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Home Office policy on children firmly rejected by Upper Tribunal

18 October 2018 Immigration Iain Halliday

In the recent case SR (subsisting parental relationship – s117B(6)) Pakistan 2018 UKUT 3345 (IAC) the Upper Tribunal examines the requirement to consider whether it would be reasonable for a child who is British or who has lived here for 7 years to leave the UK. The requirement is imposed by  section 117B(6) of the Nationality, Immigration, and Asylum Act 2002 which states:

 “In the case of a person who is not liable to deportation, the public interest does not require the person’s removal where —


 (a)the person has a genuine and subsisting parental relationship with a qualifying child, and

(b)it would not be reasonable to expect the child to leave the United Kingdom.”

The Home Office, in their  guidance, had interpreted this quite restrictively: suggesting that the consideration of reasonableness only needs to be undertaken when the child would, in fact, be required to leave the UK. If there was someone else (for instance another parent who is British) who could care for the child in the UK after the foreign parent leaves, then there is no need to consider whether it would be reasonable for the child to leave.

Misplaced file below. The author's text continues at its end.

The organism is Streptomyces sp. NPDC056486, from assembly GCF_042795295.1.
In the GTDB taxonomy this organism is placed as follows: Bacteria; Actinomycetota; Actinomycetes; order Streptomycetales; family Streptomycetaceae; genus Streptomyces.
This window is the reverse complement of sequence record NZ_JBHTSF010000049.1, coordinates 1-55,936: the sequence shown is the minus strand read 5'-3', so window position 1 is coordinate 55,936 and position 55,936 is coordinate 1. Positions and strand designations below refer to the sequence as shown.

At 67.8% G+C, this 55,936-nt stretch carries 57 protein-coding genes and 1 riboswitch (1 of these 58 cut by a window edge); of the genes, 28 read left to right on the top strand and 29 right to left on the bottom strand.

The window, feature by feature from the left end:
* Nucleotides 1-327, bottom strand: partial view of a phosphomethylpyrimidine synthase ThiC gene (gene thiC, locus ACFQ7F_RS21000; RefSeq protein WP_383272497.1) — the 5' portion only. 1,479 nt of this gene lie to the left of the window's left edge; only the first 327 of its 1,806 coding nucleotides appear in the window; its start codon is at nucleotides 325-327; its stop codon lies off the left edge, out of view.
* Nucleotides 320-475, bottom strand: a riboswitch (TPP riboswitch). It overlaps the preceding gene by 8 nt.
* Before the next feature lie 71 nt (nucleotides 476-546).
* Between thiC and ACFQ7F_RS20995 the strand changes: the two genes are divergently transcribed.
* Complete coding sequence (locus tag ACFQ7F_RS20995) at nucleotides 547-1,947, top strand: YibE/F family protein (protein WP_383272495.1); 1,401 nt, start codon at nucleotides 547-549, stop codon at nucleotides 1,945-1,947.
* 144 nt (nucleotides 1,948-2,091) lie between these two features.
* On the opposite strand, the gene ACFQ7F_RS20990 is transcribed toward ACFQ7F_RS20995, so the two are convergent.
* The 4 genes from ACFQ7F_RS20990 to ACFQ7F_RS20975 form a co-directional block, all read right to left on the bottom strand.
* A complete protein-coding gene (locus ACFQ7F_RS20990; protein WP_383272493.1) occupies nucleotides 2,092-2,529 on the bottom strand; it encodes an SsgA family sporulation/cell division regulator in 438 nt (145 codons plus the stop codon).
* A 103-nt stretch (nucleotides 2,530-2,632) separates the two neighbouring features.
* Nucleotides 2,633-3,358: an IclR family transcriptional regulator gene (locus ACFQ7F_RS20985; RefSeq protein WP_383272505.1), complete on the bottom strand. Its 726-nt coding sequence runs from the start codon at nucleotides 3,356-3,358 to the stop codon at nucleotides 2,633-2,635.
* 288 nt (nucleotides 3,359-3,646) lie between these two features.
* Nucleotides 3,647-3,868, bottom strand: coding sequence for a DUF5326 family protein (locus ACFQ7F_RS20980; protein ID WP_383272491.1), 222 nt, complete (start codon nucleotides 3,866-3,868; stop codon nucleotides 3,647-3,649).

The Upper Tribunal firmly rejected this interpretation suggesting that it was:

                “...an untenable construction of the plain and ordinary meaning of EX.1 and section 117B(6).”

The provision clearly requires an answer to the question ‘”would it be reasonable to expect the child to leave the UK?”. The question is contained in primary legislation and:

“… cannot be ignored or glossed over. Self-evidently, section 117B(6) is engaged whether the child will or will not in fact or practice leave the UK. It addresses the normative and straightforward question – should the child be ‘expected to leave’ the UK?”

This is a welcome clarification and will be very helpful for anyone whose case involves a parental relationship with a British or long  term resident child. I have had recent experience of the First-tier Tribunal in Glasgow endorsing the Home Office’s restrictive approach despite my protestation. Now there is clear authority from the Upper Tribunal confirming that the Home Office’s approach is wrong.

For a more detailed discussion of the decision in SR see my recent post,Upper Tribunal tackles the law on the parent/child relationship, on the Free Movement blog.

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